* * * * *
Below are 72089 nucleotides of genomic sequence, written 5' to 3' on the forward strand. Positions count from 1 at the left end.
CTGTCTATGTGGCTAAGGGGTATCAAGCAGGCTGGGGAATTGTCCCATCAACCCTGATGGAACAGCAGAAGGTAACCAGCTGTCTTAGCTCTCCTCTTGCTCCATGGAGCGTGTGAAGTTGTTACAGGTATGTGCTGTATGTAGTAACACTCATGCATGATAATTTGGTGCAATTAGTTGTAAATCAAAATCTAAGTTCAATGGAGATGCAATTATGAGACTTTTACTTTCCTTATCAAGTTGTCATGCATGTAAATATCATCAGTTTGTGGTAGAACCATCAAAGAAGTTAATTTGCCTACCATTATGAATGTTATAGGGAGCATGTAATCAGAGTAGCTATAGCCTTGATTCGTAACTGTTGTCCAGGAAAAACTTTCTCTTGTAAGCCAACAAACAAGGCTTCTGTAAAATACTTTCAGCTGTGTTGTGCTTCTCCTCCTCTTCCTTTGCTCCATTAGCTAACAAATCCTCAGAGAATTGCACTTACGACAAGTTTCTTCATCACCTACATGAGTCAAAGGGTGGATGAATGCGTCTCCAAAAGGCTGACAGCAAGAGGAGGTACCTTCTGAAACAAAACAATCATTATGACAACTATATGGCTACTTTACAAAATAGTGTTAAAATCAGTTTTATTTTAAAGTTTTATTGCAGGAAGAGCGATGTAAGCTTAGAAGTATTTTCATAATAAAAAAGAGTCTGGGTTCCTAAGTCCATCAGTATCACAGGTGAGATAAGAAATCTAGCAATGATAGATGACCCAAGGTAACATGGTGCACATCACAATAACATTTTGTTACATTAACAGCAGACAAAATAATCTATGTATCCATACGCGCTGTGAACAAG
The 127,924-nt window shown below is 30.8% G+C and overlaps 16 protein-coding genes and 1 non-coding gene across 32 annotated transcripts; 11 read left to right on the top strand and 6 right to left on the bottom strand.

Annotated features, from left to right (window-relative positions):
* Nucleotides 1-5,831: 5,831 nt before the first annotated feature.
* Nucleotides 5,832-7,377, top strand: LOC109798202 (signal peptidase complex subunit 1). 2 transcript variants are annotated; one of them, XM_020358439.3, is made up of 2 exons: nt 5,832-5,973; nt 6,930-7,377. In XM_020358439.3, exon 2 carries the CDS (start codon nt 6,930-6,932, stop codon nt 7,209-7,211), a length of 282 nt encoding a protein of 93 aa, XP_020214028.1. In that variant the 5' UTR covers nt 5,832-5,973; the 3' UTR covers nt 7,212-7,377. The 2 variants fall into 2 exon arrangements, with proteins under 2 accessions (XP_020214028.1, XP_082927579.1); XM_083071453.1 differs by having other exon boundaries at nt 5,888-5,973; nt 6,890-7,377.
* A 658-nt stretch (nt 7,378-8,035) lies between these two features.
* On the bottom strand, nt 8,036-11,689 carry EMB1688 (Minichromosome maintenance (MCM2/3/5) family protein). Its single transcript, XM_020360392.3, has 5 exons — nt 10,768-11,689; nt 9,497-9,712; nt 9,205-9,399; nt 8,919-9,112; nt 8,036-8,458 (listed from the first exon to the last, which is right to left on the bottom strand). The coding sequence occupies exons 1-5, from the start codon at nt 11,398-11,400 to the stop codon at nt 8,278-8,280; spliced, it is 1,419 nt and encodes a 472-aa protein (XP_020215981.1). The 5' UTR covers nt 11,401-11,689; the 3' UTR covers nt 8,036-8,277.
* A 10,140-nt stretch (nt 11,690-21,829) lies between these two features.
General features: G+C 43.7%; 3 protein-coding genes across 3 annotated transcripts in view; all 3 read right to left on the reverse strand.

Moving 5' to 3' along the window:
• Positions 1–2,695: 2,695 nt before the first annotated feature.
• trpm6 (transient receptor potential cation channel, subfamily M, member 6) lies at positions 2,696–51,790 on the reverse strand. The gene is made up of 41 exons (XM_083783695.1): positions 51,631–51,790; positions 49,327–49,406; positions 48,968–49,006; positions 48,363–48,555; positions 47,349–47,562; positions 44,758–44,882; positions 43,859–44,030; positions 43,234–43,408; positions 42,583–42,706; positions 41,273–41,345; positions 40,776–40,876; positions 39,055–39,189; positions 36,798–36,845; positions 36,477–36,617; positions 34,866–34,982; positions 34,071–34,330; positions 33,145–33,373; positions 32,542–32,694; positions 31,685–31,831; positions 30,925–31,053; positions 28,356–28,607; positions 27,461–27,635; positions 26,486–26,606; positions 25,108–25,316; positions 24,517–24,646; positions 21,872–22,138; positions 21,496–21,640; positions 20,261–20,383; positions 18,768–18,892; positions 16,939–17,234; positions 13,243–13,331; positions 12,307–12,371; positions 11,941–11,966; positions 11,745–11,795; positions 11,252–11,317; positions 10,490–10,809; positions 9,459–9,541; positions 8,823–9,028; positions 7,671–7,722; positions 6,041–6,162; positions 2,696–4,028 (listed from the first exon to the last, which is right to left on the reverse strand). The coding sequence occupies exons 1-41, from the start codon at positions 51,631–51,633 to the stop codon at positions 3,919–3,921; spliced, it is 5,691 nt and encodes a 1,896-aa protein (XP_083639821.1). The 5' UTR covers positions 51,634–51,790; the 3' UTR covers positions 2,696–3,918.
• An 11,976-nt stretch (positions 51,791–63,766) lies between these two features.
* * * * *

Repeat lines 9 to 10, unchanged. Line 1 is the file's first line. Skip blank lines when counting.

* A 10,140-nt stretch (nt 11,690-21,829) lies between these two features.
General features: G+C 43.7%; 3 protein-coding genes across 3 annotated transcripts in view; all 3 read right to left on the reverse strand.